Following the PlayStation 4 Pro’s launch in early November, gamers have more cause for celebration as the Xbox One S will be available on December 13 in Singapore, about 4 months after its initial debut in other parts of the world. The redesign is part of Microsoft’s revamp of its console space, a culmination of everything good and stripping away the burdens of the Xbox One. It is also the second step before the release of the much discussed Project Scorpio next year. With a compatible 4K television, the Xbox One S shines in comparison to its predecessor, the redesign does wonders aesthetically and getting the Xbox One S is a no brainer if you are new to the scene.
A New Coat of Paint
The Xbox One S is sleek, powerful, and gorgeously draped in white with an industrial edge to it. Trimming away the bulk, the S is roughly the size of an original PlayStation 4, but thankfully remains dramatically more quiet than its competition. Gone is that ugly and bulky power brick, in its place an internal power supply, and a physical power button will come in handy to prevent accidental power-ons/offs.
The new S measures in at 295 x 230mm x 64mm, and is 600g lighter than its big brother at only 2.9kg. The casualty of the redesign is the removal of the Kinect port, if you want to hook up your Kinect, you’ll need an AC-powered USB adapter from Microsoft (Get it free here if you already own a Kinect). The 3 x USB 3.0 ports remain untouched. For those of you connecting wirelessly to the Internet, the addition of 802.11ac Wi-Fi band will bring faster speeds if you have the required components.
The new Xbox One controller has also gone under the knife, with it being the first controller by the corporation to natively support Bluetooth (PC users rejoice!). The back of the controller is now textured, offering better grip and increasing comfort. The extra, more powerful wireless antenna also allows players to have more wiggle room when it comes to distance. Sadly, it still runs on 2 x AA batteries, so keep that rechargeable pack if you already own one.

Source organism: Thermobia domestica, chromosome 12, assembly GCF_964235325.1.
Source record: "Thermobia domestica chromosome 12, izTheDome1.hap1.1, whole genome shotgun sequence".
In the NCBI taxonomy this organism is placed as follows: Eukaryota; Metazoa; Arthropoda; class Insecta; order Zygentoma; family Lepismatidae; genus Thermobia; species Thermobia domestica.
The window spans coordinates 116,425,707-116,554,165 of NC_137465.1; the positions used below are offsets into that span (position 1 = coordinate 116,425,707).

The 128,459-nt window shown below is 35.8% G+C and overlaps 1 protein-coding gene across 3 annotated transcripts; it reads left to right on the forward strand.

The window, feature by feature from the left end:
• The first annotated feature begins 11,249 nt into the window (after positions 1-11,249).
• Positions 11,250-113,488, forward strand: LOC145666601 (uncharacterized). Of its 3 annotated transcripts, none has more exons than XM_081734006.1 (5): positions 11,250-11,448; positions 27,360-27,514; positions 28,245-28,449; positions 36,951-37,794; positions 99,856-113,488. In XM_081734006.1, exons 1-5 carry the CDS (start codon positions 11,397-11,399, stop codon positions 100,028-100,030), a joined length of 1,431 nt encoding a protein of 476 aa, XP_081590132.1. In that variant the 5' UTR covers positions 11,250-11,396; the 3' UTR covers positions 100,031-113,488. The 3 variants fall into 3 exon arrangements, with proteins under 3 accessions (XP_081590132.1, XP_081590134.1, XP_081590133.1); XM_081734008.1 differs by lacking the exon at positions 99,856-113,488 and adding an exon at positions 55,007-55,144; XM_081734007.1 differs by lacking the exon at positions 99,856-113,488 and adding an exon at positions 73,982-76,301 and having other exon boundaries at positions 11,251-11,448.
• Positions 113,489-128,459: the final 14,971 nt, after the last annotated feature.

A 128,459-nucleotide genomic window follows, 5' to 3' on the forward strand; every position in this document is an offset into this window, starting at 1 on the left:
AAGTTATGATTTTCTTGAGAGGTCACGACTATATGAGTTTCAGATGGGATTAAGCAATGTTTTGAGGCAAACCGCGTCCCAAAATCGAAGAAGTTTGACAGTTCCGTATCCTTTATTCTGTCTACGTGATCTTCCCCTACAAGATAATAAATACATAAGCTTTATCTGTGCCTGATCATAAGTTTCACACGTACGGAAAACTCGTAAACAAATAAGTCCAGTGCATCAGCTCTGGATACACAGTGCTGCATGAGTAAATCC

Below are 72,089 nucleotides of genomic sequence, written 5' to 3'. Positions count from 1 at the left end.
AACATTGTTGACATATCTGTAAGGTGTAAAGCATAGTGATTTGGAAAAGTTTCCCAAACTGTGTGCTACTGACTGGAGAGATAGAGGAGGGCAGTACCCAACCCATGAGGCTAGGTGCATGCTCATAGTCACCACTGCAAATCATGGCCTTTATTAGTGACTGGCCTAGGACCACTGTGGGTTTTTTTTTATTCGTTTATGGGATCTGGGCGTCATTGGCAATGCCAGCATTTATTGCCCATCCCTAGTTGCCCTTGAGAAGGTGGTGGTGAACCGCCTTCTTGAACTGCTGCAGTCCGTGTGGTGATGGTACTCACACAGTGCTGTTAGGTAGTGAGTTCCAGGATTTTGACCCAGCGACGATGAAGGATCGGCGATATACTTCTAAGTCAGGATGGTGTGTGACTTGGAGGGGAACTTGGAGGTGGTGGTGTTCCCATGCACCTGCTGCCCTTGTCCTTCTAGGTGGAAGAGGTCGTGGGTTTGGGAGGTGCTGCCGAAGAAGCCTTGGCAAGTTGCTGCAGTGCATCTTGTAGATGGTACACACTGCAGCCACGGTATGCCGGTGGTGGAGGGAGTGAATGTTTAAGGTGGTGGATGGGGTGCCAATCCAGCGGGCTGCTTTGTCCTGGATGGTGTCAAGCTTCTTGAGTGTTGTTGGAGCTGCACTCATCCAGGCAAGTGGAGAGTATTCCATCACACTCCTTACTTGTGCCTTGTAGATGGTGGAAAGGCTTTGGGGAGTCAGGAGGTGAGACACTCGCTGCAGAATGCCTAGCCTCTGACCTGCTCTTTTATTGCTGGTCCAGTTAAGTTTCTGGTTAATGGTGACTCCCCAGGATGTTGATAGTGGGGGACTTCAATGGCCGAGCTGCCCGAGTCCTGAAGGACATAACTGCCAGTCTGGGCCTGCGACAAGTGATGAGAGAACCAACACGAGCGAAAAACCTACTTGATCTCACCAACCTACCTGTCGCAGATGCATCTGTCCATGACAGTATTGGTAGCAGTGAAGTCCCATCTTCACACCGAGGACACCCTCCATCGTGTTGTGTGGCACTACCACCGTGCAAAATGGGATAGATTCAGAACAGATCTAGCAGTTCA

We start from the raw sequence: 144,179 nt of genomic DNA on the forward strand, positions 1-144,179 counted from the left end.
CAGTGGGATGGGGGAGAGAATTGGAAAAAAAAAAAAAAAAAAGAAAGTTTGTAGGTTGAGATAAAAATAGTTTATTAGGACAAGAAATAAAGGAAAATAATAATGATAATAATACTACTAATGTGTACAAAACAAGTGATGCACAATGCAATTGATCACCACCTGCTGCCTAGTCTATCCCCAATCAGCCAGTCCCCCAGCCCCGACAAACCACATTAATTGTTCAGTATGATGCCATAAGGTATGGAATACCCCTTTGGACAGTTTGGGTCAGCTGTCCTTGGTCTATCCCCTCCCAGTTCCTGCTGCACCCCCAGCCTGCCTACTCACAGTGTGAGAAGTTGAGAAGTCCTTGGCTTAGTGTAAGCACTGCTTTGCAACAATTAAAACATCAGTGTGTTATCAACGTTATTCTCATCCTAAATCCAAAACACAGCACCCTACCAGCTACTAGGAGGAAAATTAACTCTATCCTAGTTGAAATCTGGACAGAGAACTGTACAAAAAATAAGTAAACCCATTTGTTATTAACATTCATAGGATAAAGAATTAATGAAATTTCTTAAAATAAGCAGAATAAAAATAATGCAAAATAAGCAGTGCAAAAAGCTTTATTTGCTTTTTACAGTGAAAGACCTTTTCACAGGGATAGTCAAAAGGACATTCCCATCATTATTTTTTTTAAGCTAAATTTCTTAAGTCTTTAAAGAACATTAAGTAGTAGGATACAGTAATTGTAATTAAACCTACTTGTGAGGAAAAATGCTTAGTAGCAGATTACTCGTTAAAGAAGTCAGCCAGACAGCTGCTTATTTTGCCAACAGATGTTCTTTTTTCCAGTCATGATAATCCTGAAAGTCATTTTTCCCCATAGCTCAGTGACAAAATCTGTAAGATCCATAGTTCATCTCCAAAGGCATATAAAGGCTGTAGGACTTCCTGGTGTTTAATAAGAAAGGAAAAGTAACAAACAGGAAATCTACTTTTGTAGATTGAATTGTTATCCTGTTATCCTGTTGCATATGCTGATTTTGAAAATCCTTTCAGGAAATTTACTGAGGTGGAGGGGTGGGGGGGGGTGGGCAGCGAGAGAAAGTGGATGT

Unlike the Pro, the much-touted feature of the S is the ability to upscale to 4K (2160p instead of 1080p), and support HDR10 (High Dynamic Range). This means snappier visuals, more intricate details and a better representation of colours on your giant screen. It is all contingent on you having a 4K-capable television that supports HDR10 though, so do your research! The main difference between the Pro and the S is the latter’s ability to play Ultra HD Blu-rays, and having 4K/HDR streaming playback adds to its already impressive multimedia repertoire. The Xbox One S will upscale all content to 3,840 x 2,160 resolution, making for an even performance across all content. Do note that it is not outputting at native 4K, but it is much better than looking at non-upscaled content.
Playing Deus Ex Mankind Divided and Gears of War 4 at an upscaled resolution is a feast for the eyes, with HDR enabled, the visual quality appears even better than I originally hope it would be. The wider colour gamut also made details pop more vibrantly. Games seem to run smoother and faster than on the original Xbox One, so if you want to game on the Xbox ecosystem, this is the way to do it. That said, the improvement in performance can be negligible, since it only has an overclocked GPU as a component upgrade, performance may vary from game to game.
The display can only be truly appreciated on a 4K television, for those still rocking a 1080p display, notable differences are also rare. To allay the fears of those not upgrading, Microsoft has stated that Xbox One S specific games will not be made. Other than the graphical upgrade, content will remain uniform across the two machines in the Xbox family.
With the Pro and S, gamers now have a decision to make a few years into this new generation. The Xbox One S is a great piece of hardware, beautifully designed, and the size difference from its predecessor cannot be understated. Yet, it does not exist on its own, this machine should have been the Xbox One we were waiting for. The existence of the Pro and the impending coming of Project Scorpio in 2017 will make the S a harder sell. For those looking to get into the Xbox ecosystem for the first time, the S is a no brainer purchase, for Xbox One owners, the upgrade might just mean too little.